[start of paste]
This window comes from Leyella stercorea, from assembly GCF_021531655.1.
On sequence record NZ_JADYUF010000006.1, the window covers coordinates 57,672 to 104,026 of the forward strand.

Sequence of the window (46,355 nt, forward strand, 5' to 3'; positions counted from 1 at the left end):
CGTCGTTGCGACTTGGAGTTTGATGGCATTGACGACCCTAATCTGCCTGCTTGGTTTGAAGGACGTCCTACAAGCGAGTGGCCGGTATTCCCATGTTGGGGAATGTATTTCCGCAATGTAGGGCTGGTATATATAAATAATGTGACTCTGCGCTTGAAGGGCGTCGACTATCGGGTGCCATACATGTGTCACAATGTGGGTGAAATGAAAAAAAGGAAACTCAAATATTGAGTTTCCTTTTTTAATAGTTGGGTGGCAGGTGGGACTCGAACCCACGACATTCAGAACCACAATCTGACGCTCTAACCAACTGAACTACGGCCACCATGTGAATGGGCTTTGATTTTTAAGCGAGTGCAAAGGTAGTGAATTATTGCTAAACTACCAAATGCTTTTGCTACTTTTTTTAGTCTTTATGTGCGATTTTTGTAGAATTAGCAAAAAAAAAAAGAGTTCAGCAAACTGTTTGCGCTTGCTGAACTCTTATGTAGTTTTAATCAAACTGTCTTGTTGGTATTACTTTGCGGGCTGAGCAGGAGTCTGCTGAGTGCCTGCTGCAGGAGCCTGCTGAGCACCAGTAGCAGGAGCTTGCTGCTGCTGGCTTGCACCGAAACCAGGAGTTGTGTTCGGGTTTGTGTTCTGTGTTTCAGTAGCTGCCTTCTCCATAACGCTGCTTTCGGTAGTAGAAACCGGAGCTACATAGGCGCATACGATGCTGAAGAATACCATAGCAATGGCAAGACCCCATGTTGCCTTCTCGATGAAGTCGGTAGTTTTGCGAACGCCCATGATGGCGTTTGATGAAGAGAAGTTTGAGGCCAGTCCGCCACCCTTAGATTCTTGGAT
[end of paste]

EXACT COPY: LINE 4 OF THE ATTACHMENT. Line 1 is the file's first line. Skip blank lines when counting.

CGTCGTTGCGACTTGGAGTTTGATGGCATTGACGACCCTAATCTGCCTGCTTGGTTTGAAGGACGTCCTACAAGCGAGTGGCCGGTATTCCCATGTTGGGGAATGTATTTCCGCAATGTAGGGCTGGTATATATAAATAATGTGACTCTGCGCTTGAAGGGCGTCGACTATCGGGTGCCATACATGTGTCACAATGTGGGTGAAATGAAAAAAAGGAAACTCAAATATTGAGTTTCCTTTTTTAATAGTTGGGTGGCAGGTGGGACTCGAACCCACGACATTCAGAACCACAATCTGACGCTCTAACCAACTGAACTACGGCCACCATGTGAATGGGCTTTGATTTTTAAGCGAGTGCAAAGGTAGTGAATTATTGCTAAACTACCAAATGCTTTTGCTACTTTTTTTAGTCTTTATGTGCGATTTTTGTAGAATTAGCAAAAAAAAAAAGAGTTCAGCAAACTGTTTGCGCTTGCTGAACTCTTATGTAGTTTTAATCAAACTGTCTTGTTGGTATTACTTTGCGGGCTGAGCAGGAGTCTGCTGAGTGCCTGCTGCAGGAGCCTGCTGAGCACCAGTAGCAGGAGCTTGCTGCTGCTGGCTTGCACCGAAACCAGGAGTTGTGTTCGGGTTTGTGTTCTGTGTTTCAGTAGCTGCCTTCTCCATAACGCTGCTTTCGGTAGTAGAAACCGGAGCTACATAGGCGCATACGATGCTGAAGAATACCATAGCAATGGCAAGACCCCATGTTGCCTTCTCGATGAAGTCGGTAGTTTTGCGAACGCCCATGATGGCGTTTGATGAAGAGAAGTTTGAGGCCAGTCCGCCACCCTTAGATTCTTGGAT